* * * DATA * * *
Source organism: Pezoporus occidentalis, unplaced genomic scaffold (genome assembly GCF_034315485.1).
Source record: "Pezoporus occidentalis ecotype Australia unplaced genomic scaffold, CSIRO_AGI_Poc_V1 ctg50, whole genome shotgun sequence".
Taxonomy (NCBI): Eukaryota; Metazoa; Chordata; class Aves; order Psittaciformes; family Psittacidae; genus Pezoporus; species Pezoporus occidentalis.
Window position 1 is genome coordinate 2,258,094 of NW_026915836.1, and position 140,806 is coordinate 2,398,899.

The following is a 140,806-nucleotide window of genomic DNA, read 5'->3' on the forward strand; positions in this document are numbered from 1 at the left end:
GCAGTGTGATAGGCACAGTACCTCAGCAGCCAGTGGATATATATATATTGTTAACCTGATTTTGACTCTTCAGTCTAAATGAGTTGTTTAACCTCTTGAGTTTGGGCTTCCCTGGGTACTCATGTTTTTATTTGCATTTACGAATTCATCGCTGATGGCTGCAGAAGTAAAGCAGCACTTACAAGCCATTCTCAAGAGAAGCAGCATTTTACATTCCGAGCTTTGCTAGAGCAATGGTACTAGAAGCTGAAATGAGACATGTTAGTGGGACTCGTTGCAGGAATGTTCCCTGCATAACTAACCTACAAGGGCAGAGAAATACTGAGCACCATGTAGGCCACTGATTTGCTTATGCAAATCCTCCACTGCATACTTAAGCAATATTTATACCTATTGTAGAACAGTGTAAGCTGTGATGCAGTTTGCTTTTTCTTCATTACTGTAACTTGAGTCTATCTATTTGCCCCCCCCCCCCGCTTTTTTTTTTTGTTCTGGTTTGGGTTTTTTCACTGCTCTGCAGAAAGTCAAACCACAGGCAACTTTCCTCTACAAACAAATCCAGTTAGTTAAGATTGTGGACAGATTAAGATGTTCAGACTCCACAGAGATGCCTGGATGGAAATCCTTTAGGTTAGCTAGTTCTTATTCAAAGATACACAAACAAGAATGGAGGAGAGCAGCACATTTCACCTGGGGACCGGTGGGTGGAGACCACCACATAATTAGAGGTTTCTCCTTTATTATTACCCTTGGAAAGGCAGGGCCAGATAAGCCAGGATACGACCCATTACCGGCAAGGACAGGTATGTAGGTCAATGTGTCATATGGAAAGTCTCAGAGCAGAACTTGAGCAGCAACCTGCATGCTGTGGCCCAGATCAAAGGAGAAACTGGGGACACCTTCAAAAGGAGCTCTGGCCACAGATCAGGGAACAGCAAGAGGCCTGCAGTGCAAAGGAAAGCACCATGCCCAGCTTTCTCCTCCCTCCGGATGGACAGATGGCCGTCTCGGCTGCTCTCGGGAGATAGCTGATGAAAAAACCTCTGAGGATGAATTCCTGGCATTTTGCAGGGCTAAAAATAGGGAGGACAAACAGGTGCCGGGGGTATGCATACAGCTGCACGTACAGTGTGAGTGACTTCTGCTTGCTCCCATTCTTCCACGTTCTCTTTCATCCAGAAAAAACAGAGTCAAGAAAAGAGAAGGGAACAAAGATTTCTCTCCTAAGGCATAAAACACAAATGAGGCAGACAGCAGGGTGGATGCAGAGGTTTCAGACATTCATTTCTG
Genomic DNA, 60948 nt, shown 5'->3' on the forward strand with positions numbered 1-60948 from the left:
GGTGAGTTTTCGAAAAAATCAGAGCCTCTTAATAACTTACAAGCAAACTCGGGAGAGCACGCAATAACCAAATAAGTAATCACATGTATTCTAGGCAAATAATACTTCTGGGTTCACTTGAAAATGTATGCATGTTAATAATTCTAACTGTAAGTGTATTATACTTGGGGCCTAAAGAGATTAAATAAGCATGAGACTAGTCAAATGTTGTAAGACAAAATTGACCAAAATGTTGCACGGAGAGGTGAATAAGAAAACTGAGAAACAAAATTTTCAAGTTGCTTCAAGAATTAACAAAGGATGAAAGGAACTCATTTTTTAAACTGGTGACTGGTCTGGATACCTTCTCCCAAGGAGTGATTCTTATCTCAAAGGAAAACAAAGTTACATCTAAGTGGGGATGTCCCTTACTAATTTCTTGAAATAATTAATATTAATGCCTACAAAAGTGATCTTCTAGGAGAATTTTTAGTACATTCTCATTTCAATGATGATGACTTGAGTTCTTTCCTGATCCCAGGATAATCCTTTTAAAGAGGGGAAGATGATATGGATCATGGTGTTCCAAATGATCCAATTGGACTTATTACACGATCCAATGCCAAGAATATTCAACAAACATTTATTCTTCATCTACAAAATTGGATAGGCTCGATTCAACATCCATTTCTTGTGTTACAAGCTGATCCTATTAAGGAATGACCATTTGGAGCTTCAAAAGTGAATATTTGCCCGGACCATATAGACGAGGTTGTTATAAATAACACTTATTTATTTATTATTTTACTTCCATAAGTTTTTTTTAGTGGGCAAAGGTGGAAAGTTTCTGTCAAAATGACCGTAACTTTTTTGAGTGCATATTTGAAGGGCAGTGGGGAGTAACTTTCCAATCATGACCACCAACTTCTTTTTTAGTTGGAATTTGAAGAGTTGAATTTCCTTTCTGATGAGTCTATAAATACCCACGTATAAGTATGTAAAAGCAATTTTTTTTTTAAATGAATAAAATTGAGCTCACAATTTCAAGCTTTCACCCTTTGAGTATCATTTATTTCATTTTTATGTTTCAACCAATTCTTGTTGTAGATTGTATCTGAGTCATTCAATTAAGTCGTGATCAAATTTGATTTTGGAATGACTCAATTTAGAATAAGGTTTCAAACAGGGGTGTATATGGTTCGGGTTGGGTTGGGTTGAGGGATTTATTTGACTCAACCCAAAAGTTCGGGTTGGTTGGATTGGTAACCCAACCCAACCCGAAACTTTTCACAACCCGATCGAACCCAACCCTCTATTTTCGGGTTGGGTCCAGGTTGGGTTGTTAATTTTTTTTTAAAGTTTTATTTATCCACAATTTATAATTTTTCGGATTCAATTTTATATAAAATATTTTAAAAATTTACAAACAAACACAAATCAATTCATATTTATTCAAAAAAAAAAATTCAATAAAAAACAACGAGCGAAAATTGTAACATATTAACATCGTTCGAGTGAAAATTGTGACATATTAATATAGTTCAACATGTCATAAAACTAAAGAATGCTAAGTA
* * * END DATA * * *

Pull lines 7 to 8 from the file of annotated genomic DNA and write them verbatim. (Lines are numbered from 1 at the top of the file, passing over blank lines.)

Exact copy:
Genomic DNA, 60948 nt, shown 5'->3' on the forward strand with positions numbered 1-60948 from the left:
GGTGAGTTTTCGAAAAAATCAGAGCCTCTTAATAACTTACAAGCAAACTCGGGAGAGCACGCAATAACCAAATAAGTAATCACATGTATTCTAGGCAAATAATACTTCTGGGTTCACTTGAAAATGTATGCATGTTAATAATTCTAACTGTAAGTGTATTATACTTGGGGCCTAAAGAGATTAAATAAGCATGAGACTAGTCAAATGTTGTAAGACAAAATTGACCAAAATGTTGCACGGAGAGGTGAATAAGAAAACTGAGAAACAAAATTTTCAAGTTGCTTCAAGAATTAACAAAGGATGAAAGGAACTCATTTTTTAAACTGGTGACTGGTCTGGATACCTTCTCCCAAGGAGTGATTCTTATCTCAAAGGAAAACAAAGTTACATCTAAGTGGGGATGTCCCTTACTAATTTCTTGAAATAATTAATATTAATGCCTACAAAAGTGATCTTCTAGGAGAATTTTTAGTACATTCTCATTTCAATGATGATGACTTGAGTTCTTTCCTGATCCCAGGATAATCCTTTTAAAGAGGGGAAGATGATATGGATCATGGTGTTCCAAATGATCCAATTGGACTTATTACACGATCCAATGCCAAGAATATTCAACAAACATTTATTCTTCATCTACAAAATTGGATAGGCTCGATTCAACATCCATTTCTTGTGTTACAAGCTGATCCTATTAAGGAATGACCATTTGGAGCTTCAAAAGTGAATATTTGCCCGGACCATATAGACGAGGTTGTTATAAATAACACTTATTTATTTATTATTTTACTTCCATAAGTTTTTTTTAGTGGGCAAAGGTGGAAAGTTTCTGTCAAAATGACCGTAACTTTTTTGAGTGCATATTTGAAGGGCAGTGGGGAGTAACTTTCCAATCATGACCACCAACTTCTTTTTTAGTTGGAATTTGAAGAGTTGAATTTCCTTTCTGATGAGTCTATAAATACCCACGTATAAGTATGTAAAAGCAATTTTTTTTTTAAATGAATAAAATTGAGCTCACAATTTCAAGCTTTCACCCTTTGAGTATCATTTATTTCATTTTTATGTTTCAACCAATTCTTGTTGTAGATTGTATCTGAGTCATTCAATTAAGTCGTGATCAAATTTGATTTTGGAATGACTCAATTTAGAATAAGGTTTCAAACAGGGGTGTATATGGTTCGGGTTGGGTTGGGTTGAGGGATTTATTTGACTCAACCCAAAAGTTCGGGTTGGTTGGATTGGTAACCCAACCCAACCCGAAACTTTTCACAACCCGATCGAACCCAACCCTCTATTTTCGGGTTGGGTCCAGGTTGGGTTGTTAATTTTTTTTTAAAGTTTTATTTATCCACAATTTATAATTTTTCGGATTCAATTTTATATAAAATATTTTAAAAATTTACAAACAAACACAAATCAATTCATATTTATTCAAAAAAAAAAATTCAATAAAAAACAACGAGCGAAAATTGTAACATATTAACATCGTTCGAGTGAAAATTGTGACATATTAATATAGTTCAACATGTCATAAAACTAAAGAATGCTAAGTA